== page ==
Research Paper Volume 12, Issue 17 pp 17480—17502
Fecal microbiota transplantation alters the susceptibility of obese rats to type 2 diabetes mellitus
- 1 School of Traditional Chinese Medicine and School of Integrated Chinese and Western Medicine, Nanjing University of Chinese Medicine, Nanjing 210023, China
- 2 Department of Emergency Medicine, Zhongshan Hospital, Dalian University, Dalian 116001, China
Received: February 25, 2020 Accepted: July 6, 2020 Published: September 12, 2020https://doi.org/10.18632/aging.103756
How to Cite
Copyright: © 2020 Zhang et al. This is an open access article distributed under the terms of the Creative Commons Attribution License (CC BY 3.0), which permits unrestricted use, distribution, and reproduction in any medium, provided the original author and source are credited.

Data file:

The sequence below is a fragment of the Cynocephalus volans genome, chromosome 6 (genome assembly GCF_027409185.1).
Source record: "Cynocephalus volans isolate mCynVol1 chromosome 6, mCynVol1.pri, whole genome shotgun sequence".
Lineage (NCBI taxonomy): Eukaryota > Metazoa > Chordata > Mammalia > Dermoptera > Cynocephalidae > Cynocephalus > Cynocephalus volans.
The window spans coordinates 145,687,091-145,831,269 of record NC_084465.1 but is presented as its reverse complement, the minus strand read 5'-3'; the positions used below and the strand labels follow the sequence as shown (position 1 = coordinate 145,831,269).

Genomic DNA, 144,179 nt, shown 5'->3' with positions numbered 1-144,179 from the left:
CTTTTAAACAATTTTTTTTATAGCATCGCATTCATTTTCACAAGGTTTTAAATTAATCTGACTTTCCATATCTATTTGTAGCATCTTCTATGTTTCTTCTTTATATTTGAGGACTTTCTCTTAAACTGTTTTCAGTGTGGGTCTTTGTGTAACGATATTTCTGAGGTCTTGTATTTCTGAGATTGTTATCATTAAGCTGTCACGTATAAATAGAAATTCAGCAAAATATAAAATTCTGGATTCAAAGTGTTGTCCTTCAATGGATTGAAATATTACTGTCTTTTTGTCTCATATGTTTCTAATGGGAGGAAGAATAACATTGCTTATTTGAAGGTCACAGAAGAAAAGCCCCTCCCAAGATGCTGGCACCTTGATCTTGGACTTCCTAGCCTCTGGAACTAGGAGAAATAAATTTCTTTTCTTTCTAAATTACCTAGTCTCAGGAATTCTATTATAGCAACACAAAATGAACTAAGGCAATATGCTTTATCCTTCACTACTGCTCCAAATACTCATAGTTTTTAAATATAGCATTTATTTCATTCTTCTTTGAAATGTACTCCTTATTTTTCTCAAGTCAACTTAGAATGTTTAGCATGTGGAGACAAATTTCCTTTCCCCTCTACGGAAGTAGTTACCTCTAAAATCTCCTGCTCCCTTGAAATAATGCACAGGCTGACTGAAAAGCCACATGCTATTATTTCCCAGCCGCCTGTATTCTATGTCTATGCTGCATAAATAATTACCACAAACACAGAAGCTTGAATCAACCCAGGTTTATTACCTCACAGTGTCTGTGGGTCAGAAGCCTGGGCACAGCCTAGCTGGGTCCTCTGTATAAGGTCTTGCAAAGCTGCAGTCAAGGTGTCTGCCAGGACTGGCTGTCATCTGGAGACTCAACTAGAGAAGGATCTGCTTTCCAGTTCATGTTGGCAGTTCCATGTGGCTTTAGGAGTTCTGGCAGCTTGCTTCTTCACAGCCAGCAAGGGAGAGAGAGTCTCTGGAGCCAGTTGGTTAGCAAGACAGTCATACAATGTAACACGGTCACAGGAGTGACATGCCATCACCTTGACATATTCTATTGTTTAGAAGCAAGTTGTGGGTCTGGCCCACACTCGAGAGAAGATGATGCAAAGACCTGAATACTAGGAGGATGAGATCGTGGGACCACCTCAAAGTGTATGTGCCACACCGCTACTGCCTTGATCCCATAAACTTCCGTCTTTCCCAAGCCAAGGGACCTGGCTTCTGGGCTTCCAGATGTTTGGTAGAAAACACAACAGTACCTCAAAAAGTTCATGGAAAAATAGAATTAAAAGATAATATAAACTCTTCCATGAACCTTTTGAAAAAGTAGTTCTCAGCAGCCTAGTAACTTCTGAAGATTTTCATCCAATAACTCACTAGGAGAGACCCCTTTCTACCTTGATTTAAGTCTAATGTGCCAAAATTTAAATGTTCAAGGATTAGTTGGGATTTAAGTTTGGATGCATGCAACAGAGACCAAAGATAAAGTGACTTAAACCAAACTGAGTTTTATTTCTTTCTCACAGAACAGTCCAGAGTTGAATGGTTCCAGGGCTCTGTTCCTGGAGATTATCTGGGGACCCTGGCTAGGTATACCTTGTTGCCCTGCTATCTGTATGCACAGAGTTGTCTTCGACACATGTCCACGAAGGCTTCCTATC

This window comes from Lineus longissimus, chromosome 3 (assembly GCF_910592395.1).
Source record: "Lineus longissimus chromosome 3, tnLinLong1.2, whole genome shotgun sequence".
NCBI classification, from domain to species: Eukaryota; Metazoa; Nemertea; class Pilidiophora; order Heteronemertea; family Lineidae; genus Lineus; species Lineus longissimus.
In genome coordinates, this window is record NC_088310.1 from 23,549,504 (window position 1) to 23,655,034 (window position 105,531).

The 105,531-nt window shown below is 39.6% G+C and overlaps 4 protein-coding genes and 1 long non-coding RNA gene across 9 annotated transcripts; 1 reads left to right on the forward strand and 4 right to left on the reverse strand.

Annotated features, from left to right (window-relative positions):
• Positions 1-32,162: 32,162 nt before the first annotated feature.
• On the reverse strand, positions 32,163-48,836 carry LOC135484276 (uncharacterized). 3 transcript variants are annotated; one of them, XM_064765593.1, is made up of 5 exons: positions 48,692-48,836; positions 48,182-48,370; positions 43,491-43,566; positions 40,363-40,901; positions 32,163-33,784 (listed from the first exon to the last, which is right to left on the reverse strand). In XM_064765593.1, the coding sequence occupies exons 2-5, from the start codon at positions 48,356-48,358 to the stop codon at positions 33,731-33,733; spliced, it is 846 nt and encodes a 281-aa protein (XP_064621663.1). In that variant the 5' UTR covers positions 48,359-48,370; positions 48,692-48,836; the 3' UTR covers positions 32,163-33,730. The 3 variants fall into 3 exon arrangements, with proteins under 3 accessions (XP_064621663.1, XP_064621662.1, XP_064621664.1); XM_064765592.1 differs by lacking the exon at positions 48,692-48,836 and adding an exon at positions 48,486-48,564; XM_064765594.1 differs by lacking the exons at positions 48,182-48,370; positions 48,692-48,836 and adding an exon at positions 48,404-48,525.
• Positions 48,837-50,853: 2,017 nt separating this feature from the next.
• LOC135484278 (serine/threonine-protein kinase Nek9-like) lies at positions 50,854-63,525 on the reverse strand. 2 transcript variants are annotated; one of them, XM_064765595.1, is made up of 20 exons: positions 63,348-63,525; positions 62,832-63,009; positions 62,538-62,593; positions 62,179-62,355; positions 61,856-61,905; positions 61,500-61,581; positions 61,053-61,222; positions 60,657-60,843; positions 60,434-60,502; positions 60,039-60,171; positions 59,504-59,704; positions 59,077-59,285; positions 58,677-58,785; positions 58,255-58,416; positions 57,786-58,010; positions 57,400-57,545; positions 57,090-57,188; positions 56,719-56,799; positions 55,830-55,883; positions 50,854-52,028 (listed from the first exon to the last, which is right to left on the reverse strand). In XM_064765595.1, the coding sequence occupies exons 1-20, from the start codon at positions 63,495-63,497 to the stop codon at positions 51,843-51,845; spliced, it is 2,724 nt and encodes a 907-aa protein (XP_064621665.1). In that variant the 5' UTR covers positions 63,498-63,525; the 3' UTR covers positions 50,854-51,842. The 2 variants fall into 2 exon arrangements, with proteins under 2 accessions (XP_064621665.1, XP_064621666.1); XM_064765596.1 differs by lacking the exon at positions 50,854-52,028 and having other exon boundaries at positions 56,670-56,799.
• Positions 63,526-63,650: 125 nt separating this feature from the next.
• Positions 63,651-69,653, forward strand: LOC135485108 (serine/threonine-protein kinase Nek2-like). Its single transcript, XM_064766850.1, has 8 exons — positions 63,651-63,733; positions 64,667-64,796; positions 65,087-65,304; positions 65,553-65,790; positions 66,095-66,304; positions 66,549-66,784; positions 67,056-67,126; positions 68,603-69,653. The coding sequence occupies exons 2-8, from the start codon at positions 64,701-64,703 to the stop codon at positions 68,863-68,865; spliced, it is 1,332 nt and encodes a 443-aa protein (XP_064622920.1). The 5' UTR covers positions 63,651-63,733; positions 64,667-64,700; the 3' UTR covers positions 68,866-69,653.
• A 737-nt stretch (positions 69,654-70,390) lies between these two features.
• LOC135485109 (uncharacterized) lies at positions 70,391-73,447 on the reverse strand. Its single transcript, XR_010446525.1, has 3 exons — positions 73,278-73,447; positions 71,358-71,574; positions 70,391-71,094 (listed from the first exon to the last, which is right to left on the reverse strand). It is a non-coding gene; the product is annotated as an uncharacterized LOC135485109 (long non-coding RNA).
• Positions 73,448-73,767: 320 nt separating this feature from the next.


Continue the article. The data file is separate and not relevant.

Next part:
Obesity is one of the susceptibility factors for type 2 diabetes (T2DM), both of which could accelerate the aging of the body and bring many hazards. A causal relationship is present between intestinal microbiota and body metabolism, but how the microbiota play a role in the progression of obesity to T2DM has not been elucidated. In this study, we transplanted healthy or obese-T2DM intestinal microbiota to ZDF and LZ rats, and used 16S rRNA and targeted metabonomics to evaluate the directional effect of the microbiota on the susceptibility of obese rats to T2DM. The glycolipid metabolism phenotype could be changed bidirectionally in obese rats instead of in lean ones. One possible mechanism is that the microbiota and metabolites alter the structure of the intestinal tract, and improve insulin and leptin resistance through JAK2 / IRS / Akt pathway. It is worth noting that 7 genera, such as Lactobacillus, Clostridium and Roche, can regulate 15 metabolites, such as 3-indolpropionic acid, acetic acid and docosahexaenoic acid, and have a significant improvement on glycolipid metabolism phenotype. Attention to intestinal homeostasis may be the key to controlling obesity and preventing T2DM.